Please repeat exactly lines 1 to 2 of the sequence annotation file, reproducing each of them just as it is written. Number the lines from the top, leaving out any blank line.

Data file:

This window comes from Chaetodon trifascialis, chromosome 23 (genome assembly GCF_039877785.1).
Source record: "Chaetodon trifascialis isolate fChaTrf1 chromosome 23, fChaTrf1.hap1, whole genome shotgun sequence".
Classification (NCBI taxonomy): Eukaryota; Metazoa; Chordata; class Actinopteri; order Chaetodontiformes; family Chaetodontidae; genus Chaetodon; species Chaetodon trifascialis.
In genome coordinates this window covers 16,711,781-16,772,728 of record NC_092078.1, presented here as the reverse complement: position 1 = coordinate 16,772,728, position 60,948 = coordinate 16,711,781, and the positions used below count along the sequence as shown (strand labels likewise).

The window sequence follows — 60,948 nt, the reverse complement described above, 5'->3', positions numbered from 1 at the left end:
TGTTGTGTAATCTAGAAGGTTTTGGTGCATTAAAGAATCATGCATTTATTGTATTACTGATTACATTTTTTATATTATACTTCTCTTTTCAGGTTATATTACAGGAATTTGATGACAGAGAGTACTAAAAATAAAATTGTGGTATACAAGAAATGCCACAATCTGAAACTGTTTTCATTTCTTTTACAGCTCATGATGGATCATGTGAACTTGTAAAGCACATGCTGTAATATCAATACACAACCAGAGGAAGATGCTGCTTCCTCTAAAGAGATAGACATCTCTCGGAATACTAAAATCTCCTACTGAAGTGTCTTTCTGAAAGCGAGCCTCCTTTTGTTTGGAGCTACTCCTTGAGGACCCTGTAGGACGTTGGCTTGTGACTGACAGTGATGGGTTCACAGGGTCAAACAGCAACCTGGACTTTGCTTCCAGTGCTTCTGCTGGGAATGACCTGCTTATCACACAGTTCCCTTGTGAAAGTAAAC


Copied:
This window comes from Chaetodon trifascialis, chromosome 23 (genome assembly GCF_039877785.1).
Source record: "Chaetodon trifascialis isolate fChaTrf1 chromosome 23, fChaTrf1.hap1, whole genome shotgun sequence".